In “Neurons v Free Will” (Intelligent Life, March/April 2012), Anthony Gottlieb reports,
There are now hopeful signs of what might be called a backlash against the brain. Hardly anybody doubts that the grey matter in our skulls underpins our thoughts and feelings, in the sense that a working brain is required for our mental life. This is not a new, or even a modern, idea: Hippocrates proclaimed as much in the fifth century BC. But there is a growing realisation among some neuroscientists that looking at flickers of activity inside our heads can be a misleading way to see how our minds work. This is because many of the distinctively human things that people do take place over time and outside their craniums. Perhaps the brain is the wrong place to look if you want to find free will. This is a theme of recent books by Michael Gazzaniga, a neuroscientist at the University of California at Santa Barbara, and Raymond Tallis, a retired British doctor and neuroscientist. As Dr Tallis puts it in his “Aping Mankind: Neuromania, Darwinitis and the Misrepresentation of Humanity”, trying to find human life in the brain is like trying to hear the rustle of a forest by listening to a seed.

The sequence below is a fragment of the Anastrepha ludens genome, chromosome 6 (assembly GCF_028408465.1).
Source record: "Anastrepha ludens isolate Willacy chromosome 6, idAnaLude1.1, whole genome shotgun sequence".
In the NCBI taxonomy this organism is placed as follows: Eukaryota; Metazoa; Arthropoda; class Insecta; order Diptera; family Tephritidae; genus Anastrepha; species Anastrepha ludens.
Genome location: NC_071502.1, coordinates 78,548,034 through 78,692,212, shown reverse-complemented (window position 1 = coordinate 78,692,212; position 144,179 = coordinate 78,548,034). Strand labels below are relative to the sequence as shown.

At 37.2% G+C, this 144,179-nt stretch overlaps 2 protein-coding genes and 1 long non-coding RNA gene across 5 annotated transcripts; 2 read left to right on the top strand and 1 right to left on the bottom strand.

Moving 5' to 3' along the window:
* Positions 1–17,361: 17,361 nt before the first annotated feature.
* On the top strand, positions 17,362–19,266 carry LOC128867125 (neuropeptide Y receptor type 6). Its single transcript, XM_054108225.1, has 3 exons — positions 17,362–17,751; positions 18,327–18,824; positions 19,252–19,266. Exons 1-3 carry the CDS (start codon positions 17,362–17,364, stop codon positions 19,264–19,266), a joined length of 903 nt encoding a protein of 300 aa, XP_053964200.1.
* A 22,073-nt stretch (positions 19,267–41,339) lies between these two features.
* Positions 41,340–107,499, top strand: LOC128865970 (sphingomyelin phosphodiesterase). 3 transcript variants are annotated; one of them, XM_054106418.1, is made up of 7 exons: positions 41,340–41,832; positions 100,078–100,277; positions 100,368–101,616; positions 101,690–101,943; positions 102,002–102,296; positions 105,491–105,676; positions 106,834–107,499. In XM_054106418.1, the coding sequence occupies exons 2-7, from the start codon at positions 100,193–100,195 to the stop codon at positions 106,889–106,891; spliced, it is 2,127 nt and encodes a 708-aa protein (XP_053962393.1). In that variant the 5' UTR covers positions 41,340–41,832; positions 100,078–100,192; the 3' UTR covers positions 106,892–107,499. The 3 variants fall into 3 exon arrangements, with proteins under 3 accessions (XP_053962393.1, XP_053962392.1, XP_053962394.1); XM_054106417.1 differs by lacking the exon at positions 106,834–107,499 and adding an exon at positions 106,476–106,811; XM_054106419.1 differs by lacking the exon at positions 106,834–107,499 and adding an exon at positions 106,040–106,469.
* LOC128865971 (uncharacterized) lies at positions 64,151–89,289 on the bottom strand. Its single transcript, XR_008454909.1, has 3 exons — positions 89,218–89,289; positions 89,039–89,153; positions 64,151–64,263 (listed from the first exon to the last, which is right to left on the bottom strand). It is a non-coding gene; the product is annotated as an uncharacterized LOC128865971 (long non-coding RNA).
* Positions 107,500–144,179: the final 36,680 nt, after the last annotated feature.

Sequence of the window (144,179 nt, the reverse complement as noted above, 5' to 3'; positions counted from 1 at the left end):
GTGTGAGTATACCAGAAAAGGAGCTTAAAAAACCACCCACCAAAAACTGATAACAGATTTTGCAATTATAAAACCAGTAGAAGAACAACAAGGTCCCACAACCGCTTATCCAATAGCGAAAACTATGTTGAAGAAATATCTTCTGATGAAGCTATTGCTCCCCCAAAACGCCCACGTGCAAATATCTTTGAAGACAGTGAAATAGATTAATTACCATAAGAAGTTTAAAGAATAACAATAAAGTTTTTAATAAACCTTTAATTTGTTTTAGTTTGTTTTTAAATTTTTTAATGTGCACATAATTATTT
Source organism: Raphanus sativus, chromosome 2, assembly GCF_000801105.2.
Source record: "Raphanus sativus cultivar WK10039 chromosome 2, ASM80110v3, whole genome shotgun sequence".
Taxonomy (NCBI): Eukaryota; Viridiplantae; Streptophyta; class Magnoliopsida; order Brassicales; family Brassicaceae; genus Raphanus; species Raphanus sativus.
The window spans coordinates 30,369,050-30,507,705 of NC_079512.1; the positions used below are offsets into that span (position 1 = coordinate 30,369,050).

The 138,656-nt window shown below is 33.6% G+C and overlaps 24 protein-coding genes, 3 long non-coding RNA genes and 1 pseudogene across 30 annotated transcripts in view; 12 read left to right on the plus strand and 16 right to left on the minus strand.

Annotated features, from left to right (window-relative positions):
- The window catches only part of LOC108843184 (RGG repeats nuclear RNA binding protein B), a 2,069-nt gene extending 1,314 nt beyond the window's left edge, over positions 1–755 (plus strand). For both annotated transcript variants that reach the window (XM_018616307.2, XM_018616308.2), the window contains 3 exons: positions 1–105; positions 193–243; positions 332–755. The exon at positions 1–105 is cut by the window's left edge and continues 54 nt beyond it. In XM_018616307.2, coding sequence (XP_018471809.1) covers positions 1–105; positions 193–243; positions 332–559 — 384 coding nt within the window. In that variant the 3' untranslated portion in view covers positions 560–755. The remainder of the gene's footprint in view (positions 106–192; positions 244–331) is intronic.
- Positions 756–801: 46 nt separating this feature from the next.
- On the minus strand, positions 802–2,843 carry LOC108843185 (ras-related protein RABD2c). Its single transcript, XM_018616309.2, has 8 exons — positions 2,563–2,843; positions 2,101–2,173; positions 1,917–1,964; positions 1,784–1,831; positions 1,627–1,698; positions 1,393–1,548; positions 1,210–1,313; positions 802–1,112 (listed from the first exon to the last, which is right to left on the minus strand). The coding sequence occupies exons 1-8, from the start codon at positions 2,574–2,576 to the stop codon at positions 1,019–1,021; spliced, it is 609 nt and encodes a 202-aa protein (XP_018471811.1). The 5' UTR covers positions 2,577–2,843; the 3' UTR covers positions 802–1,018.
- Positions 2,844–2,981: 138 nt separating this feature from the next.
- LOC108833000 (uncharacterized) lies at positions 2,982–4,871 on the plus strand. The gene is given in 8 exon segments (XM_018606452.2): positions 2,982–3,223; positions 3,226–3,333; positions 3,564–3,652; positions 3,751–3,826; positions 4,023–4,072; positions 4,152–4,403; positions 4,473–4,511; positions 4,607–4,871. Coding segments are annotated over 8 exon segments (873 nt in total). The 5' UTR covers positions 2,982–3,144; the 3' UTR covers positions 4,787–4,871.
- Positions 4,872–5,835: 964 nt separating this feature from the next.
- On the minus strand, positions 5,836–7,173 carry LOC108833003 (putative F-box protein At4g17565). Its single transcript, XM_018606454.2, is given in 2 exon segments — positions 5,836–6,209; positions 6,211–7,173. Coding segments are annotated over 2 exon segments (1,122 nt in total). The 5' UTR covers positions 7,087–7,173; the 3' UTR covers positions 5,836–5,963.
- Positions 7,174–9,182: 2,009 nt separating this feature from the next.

In part, this backlash against the brain results from the conviction that today’s technologies for investigating it have been hyped. The existence of diagnostic hardware such as fMRI and PET scanners, which let you peek inside brains while they are still alive and thinking, has encouraged some neuroscientists to think they can find the locus of moral responsibility, the seat of love and all manner of things in the gaudy images produced by brain scans. But although our mental lives depend on the brain, it doesn’t necessarily follow that our behaviour is best understood by looking inside it.
Given that neuro-nonsense has begun to invade public policy, there couldn’t be a better timed backlash.
Follow UD News at Twitter!